When NVIDIA first announced their Turing based GeForce RTX 20 series, they unveiled three GeForce RTX models: the 2080 Ti, 2080, and 2070. As we’ve seen earlier, Turing and the GeForce RTX 20 series as a whole are designed on a hardware and software level to enable realtime raytracing for games, as well as other new specialized features, though all of these are yet to launch in games. Nevertheless, last month’s release of the GeForce RTX 2080 Ti and 2080 finally revealed their places on the traditional performance spectrum. As the ‘value’ oriented enthusiast offering, the RTX 2070 is arguably the more important card for most prospective buyers. And so, ahead of tomorrow’s launch, today we take a look at the GeForce RTX 2070 Founders Edition.

Even as the value option, which is historically the case for the x70 part, the RTX 2070 Founders Edition comes in at $599, with standard MSRP at $499. For all intents and purposes, the lower $499 price won’t be seen in the near-future as AIBs will be aligned with NVIDIA to avoid cannibalization and lower ASPs. Either way, the $500 mark makes it clear that ‘value’ and ‘cheap’ don’t necessarily mean the same thing.

NVIDIA GeForce Specification Comparison
  RTX 2070
Founder's Edition
RTX 2070 GTX 1070 RTX 2080
CUDA Cores 2304 2304 1920 2944
ROPs 64 64 64 64
Core Clock 1410MHz 1410MHz 1506MHz 1515MHz
Boost Clock 1710MHz 1620MHz 1683MHz 1710MHz
FE: 1800MHz
Memory Clock 14Gbps GDDR6 14Gbps GDDR6 8Gbps GDDR5 14Gbps GDDR6
Memory Bus Width 256-bit 256-bit 256-bit 256-bit
VRAM 8GB 8GB 8GB 8GB
Single Precision Perf. 7.9 TFLOPs 7.5 TFLOPs 6.5 TFLOPs 10.1 TFLOPs
"RTX-OPS" 45T 45T N/A 60T
SLI Support No No Yes Yes
TDP 185W 175W 150W 215W
FE: 225W
GPU TU106 TU106 GP104 TU104
Transistor Count 10.8B 10.8B 7.2B 13.6B
Architecture Turing Turing Pascal Turing
Manufacturing Process TSMC 12nm "FFN" TSMC 12nm "FFN" TSMC 16nm TSMC 12nm "FFN"
Launch Date 10/17/2018 N/A 06/10/2016 09/20/2018
Launch Price $599 $499 MSRP: $379
Founders $449
MSRP: $699
Founders $799

For the RTX 2070, its value would be measured by both traditional rasterization performance, and hybrid rendering performance. For the former, the GeForce GTX 1080 sits at the $500 price point, so that is very much the card to beat, with the AMD Radeon Vega 64 and GeForce GTX 1070 Ti also offering similar levels of performance. Beating the GTX 1080 by a significant margin will in turn offer more to those still on older generation cards like the GTX 970 & 980. But trading blows with the GTX 1080 would leave the RTX 2070 in a situation where it is priced higher with less availability for equivalent traditional performance. As an aside, HDR presents a wrinkle where the RTX 20 series incurs less of a performance hit, but the difference varies per game and only a selection of games support HDR in the first place.

Unfortunately, accurate hybrid rendering performance remains somewhat of a mystery. Games have yet to bring support for RTX platform features, and additionally DXR itself is only just starting to rollout as part of Windows 10 October 2018 Update (1809), itself delayed due to data-loss issues. RTX platform features like realtime ray tracing and DLSS come at a steep cost; currently, the RTX 2080 Ti stands at $1200 and the RTX 2080 at $800, and now with the $600 RTX 2070 as the entry card for those features. So for gamers interested in using realtime ray tracing, it's still unclear what we should expect as far as real-world hybrid rendering performance is concerned; in any case, the RTX 2070 does not support SLI, which precludes a future mGPU drop-in upgrade. That is to say, if the RTX 2070’s real time ray tracing performance target for resolution/framerate is significantly lower than the RTX 2080 Ti or 2080, there won’t be an easy solution in the form of doubling up 2070s.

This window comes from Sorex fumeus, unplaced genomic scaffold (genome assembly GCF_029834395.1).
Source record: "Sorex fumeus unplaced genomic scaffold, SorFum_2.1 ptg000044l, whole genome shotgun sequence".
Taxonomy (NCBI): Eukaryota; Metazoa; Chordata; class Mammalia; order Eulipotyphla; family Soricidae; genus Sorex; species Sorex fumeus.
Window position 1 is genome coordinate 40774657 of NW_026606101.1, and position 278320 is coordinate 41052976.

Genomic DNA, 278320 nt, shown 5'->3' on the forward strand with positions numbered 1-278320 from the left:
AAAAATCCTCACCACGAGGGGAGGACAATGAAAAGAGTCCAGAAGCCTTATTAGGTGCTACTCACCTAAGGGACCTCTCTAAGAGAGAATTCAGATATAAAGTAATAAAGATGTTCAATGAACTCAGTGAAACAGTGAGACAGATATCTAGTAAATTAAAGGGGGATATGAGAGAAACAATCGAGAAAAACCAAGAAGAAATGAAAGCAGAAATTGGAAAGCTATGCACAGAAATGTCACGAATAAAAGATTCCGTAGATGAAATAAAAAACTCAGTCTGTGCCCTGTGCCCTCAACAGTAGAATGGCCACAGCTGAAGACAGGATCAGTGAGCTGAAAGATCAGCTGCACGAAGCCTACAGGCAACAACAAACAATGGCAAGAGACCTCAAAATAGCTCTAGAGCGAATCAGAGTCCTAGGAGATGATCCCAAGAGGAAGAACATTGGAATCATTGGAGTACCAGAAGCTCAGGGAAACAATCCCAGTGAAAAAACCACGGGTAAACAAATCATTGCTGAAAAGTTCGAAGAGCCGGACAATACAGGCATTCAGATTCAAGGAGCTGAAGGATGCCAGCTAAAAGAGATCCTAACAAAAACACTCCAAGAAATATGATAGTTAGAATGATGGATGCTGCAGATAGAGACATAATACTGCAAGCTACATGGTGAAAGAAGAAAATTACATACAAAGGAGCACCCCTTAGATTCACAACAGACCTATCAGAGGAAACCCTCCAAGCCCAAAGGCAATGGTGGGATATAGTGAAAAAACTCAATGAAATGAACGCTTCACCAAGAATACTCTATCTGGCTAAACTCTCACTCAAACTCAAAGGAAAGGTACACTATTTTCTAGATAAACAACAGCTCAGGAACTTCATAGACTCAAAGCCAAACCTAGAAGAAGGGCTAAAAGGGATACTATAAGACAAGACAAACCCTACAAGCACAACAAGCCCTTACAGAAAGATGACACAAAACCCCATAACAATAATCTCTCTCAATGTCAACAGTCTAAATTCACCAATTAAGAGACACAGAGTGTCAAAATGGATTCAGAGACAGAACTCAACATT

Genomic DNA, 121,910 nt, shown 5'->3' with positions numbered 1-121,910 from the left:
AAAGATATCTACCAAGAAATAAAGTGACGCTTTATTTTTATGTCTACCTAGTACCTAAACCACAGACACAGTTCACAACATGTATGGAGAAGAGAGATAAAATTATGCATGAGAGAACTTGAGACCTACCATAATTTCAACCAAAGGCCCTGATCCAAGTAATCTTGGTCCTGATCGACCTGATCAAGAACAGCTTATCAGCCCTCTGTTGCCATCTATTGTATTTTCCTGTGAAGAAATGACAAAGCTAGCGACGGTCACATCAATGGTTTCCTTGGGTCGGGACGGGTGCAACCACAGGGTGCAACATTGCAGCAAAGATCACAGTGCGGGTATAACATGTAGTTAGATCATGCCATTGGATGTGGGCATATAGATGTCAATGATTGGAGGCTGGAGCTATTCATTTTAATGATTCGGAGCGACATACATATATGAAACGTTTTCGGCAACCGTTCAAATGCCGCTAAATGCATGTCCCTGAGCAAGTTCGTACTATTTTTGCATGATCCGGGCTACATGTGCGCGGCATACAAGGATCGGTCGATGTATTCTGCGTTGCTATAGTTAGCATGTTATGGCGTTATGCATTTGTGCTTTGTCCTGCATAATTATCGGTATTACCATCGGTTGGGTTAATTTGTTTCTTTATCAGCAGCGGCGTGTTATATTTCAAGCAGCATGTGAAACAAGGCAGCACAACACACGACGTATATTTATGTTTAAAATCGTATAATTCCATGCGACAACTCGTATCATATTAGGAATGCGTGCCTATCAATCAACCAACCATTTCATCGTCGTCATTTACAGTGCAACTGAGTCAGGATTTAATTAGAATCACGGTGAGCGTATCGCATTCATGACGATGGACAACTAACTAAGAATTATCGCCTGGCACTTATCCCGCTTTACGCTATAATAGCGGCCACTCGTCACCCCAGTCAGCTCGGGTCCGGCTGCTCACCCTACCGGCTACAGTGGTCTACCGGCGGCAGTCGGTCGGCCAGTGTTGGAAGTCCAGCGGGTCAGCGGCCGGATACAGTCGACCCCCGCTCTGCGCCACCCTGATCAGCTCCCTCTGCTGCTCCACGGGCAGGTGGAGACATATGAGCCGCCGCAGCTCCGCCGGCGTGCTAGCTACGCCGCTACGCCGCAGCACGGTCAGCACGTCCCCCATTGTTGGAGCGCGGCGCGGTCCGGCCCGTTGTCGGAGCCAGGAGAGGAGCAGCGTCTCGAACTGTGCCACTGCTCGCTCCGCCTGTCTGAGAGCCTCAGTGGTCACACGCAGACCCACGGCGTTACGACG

In any case, the RTX 2070 is built on its own GPU, TU106, rather than being a cut-down version of TU104, and by the numbers offers 75% of the RTX 2080’s shading/texturing/tensor resources with the same ROP count and 256-bit memory bus. Considering the SM-heavy nature of ray tracing workloads, it would be interesting to investigate once real time ray tracing and DXR is fully released to the public in production-ready in games.

But as a straight upgrade, the RTX 2070 is in a delicate situation. What we know already is where the RTX 2080 Ti and RTX 2080 lie in terms of conventional gaming performance; the RTX 2080 Ti is roundabouts the Titan V, while the RTX 2080 is comparable to the Titan Xp and GTX 1080 Ti. As the top two performing cards of the stack, there’s some natural leeway with premiums, but the RTX 2070 does not have that luxury as the x70 part, and will be right in the mix of Pascal with the GTX 1080 and GTX 1070 Ti in the $450 to $600 range, along with GTX 1080 Ti models at the $700 mark. The GTX 1080s priced at $490 could act as a significant spoiler if there are issues with launch inventory, which has already caused delays in the RTX 2080 Ti.

Beyond that, the biggest open questions are all about the RTX platform features like realtime ray tracing and DLSS. Gamers considering making the plunge will be looking at the RTX 2070 as the entry point, but right now there is no accurate and generalizable way to determine what that entry level performance would look like in the real world.

Fall 2018 GPU Pricing Comparison
AMD Price NVIDIA
  $1199 GeForce RTX 2080 Ti
  $799 GeForce RTX 2080